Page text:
Hearts must retain fighting spirit for Old Firm challenge Tynecastle men need to sort out Ritchie's future if they are to defy those odds of 25-1
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26 Jul 1999
HEARTS may be the bookies' third favourites to lift the Premier League title, but they are at such long-odds it would seem that a minor miracle is needed to help the Tynecastle side wrest the championship away from the Old Firm.
For the good of the Scottish game, it is clear that a challenge to the dominance of Celtic and Rangers is needed, but at a price of 25-1 the bookies obviously think it is unlikely that Hearts, or anyone else for that matter, will be able to sustain a challenge.
Despite that, things seem to be ticking along quite well for Jim Jefferies' team.
He believes his squad, which spent the pre- season in Tuscany, is performing well, but such are the improbables in football that a couple of good results against Fulham and George Graham's Spurs do not give any indication as to how they will perform when the main league business begins.
One of the big questions to be answered is whether international defender Paul Ritchie will remain at the club.
His possible move to Rangers has been talked about for too long and, with Sunderland being mentioned as his latest suitor, it is clear the matter has to be cleared up both for the player's sake and the Hearts supporters.
It is clear that Ritchie is a key player, especially in the three-man defensive formation that manager Jim Jefferies will play this season.
It is a bold system and, against Tottenham, it was Ritchie, Steven Pressley, and Grant Murray who managed to do a reasonable holding job on David Ginola and little Jose Dominquez.
However, as the game progressed, they were stretched and such a system puts a strain on the wing-backs, Steve Fulton and Thomas Flogel, giving them more ground to make up down the flanks.
In the middle, they looked to have good balance through young Scott Severin, who was sitting in with Lee Makel, the link man, and Colin Cameron, playing in the hole behind forwards Leigh Jenkinson and Jose Quitongo.
With injuries to Darren Jackson, Stephane Adam, and Gary McSwegan, and new signing Gary Wales on the bench, Hearts were never going to create too many chances and it was a real mis-match watching Quitongo trying to get any sort of change out of Sol Campbell.
In the first-half the lack of decent front play by Hearts meant there was much more pressure on their midfield, who were pegged back for long spells.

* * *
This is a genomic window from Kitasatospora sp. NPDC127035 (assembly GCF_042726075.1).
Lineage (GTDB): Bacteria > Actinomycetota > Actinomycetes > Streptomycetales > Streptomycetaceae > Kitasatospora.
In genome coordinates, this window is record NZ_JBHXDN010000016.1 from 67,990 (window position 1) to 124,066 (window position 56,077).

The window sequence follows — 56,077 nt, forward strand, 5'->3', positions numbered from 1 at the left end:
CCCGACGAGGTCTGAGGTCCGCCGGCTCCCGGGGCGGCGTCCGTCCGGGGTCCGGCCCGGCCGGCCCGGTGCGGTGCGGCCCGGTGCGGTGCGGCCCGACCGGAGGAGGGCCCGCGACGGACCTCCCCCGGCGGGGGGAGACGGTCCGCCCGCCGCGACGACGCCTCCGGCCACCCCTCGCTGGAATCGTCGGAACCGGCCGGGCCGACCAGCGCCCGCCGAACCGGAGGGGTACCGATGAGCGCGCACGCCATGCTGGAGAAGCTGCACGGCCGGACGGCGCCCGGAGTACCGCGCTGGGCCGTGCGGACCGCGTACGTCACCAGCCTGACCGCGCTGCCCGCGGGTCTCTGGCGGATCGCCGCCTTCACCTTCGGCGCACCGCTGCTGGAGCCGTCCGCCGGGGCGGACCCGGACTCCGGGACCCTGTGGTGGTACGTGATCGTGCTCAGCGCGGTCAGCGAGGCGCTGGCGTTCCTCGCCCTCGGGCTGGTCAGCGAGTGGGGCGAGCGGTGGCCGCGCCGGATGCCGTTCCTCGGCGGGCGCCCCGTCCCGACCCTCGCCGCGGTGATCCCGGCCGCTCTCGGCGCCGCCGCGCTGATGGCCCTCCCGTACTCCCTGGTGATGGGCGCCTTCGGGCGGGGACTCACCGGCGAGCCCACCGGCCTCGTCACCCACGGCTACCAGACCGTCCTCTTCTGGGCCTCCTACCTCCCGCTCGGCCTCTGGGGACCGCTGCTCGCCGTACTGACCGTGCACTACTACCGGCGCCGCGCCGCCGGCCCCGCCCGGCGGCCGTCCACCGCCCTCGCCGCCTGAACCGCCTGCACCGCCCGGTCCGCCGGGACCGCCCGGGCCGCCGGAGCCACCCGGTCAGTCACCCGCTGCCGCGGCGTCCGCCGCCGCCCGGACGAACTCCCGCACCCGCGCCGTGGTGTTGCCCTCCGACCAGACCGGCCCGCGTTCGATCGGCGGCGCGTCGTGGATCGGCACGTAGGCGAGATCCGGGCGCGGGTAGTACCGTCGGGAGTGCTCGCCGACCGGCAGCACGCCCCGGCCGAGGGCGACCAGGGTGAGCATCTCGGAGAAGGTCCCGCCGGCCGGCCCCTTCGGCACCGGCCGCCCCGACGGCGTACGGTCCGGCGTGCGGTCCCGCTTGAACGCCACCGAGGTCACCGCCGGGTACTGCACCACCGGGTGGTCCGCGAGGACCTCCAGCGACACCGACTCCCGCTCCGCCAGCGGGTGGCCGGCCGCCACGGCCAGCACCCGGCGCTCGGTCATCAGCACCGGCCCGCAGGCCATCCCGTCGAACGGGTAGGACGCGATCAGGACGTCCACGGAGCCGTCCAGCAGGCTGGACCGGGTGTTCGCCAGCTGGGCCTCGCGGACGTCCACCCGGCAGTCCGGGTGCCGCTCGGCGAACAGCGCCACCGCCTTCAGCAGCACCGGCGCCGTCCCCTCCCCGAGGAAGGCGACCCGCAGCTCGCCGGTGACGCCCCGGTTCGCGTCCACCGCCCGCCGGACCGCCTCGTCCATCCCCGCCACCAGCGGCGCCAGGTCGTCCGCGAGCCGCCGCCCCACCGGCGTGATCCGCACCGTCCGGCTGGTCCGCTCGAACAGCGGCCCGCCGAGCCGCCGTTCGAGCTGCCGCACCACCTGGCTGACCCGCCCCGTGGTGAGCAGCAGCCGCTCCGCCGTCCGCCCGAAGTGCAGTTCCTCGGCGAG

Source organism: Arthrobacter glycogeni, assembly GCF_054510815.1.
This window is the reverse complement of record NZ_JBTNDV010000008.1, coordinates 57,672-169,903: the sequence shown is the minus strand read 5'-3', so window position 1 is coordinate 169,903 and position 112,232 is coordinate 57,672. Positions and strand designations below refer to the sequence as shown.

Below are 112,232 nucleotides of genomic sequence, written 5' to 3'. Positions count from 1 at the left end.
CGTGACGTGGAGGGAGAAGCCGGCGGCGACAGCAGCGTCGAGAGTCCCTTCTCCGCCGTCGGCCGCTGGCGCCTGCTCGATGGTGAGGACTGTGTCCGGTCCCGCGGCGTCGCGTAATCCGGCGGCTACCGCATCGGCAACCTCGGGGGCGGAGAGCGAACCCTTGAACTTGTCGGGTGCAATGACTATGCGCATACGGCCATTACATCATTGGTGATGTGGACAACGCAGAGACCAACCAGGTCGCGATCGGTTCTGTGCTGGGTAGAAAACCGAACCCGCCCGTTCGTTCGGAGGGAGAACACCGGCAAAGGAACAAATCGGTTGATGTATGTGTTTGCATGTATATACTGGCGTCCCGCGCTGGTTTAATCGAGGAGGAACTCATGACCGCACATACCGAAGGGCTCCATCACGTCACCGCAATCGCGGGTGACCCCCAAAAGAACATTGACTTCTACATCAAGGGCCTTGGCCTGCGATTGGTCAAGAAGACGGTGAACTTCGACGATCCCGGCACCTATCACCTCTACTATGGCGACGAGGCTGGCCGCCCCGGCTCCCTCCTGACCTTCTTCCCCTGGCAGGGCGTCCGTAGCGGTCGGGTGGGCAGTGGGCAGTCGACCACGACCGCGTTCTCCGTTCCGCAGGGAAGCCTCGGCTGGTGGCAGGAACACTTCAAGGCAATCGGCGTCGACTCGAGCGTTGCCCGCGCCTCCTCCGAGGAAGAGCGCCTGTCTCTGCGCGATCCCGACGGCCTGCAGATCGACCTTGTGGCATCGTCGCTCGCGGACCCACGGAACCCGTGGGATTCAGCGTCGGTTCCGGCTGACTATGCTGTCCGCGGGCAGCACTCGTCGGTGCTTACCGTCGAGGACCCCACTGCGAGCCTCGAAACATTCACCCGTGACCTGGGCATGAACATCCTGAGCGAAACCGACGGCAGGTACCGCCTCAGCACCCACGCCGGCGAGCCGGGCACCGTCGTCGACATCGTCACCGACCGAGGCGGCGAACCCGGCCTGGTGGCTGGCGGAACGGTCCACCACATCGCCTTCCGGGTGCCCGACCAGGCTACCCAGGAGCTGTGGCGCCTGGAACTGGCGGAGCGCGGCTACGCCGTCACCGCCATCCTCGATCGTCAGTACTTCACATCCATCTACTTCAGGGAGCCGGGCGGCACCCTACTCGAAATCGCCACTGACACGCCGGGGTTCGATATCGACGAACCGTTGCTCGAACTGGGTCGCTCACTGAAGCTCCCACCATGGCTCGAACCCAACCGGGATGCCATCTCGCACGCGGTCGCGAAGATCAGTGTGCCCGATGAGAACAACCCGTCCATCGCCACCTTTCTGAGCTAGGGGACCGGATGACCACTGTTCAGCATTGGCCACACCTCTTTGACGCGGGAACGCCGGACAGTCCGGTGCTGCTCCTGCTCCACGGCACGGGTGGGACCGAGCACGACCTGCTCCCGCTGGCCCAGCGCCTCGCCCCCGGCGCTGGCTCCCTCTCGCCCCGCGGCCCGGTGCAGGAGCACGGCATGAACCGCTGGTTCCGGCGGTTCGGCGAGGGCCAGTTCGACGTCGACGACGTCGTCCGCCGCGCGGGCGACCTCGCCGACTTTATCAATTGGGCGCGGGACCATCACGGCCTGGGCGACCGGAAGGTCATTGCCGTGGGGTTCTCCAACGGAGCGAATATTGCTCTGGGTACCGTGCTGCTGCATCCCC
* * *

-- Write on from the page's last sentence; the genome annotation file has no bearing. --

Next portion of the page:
The London club's goals were scrappy.
The first came after a shot by Darren Anderton was deflected into the net by Grant Murray in 35 minutes.
A section of the crowd felt Spurs should have knocked the ball out of play to allow Jenkinson treatment after a clash with Campbell in the build-up to the goal.
However, the incident happened only a few yards from me and the player was in no real physical pain from what looked no more than a slap on the face and the Spurs players had every right to continue.
Their second goal, on the stroke of half-time, came after Dominguez found space in the box before cheekily trying to lob Rousset from an acute angle.
His effort hit the bar and the ball fell to Steffen Iversen, who slotted it home.
Changes were always going to be made and Graham believed that, if he had not brought off defenders Campbell and Mauricio Taricco at half-time, Hearts would have had no chance of getting back into the game.
Believe that if you will.
However, he was right in saying that goalkeeper Ian Walker and his defence made a real mess of trying to deal with a Makel free-kick four minutes after half-time that let Hearts back into the game.
Makel's effort somehow managed to make its way through the wall and Walker looked to have it covered but instead only managed to help it into the net.
One pleasing point for Hearts in the second half was the form of Fulton, who played well and, more importantly, looked very fit.
It was his strong run and cross in 71 minutes that picked out Cameron, whose header went in off the bar with Walker stranded and again badly at fault.
If Hearts are to put in any sort of challenge to the Old Firm, it is vital that they keep showing the same character they did here against Spurs and Fulham, when they also fought back from a two- goal deficit to win 3-2.
HEARTS - Rousset, Pressley, Flogel, Severin, G Murray, Ritchie, Makel, Fulton, Quitongo, Cameron, Jenkinson.
Substitutes - McKenzie, James, Locke, Leclercq, Wales, Kirk, Holmes.
TOTTENHAM - Walker, Carr, Taricco, Campbell, Perry, Anderton, Iversen, Gower, Ginola, Young, Dominguez.
Substitutes - Bearsden, King, Edinburgh, Nielsen, Fox, Scales.
Referee - G Stott.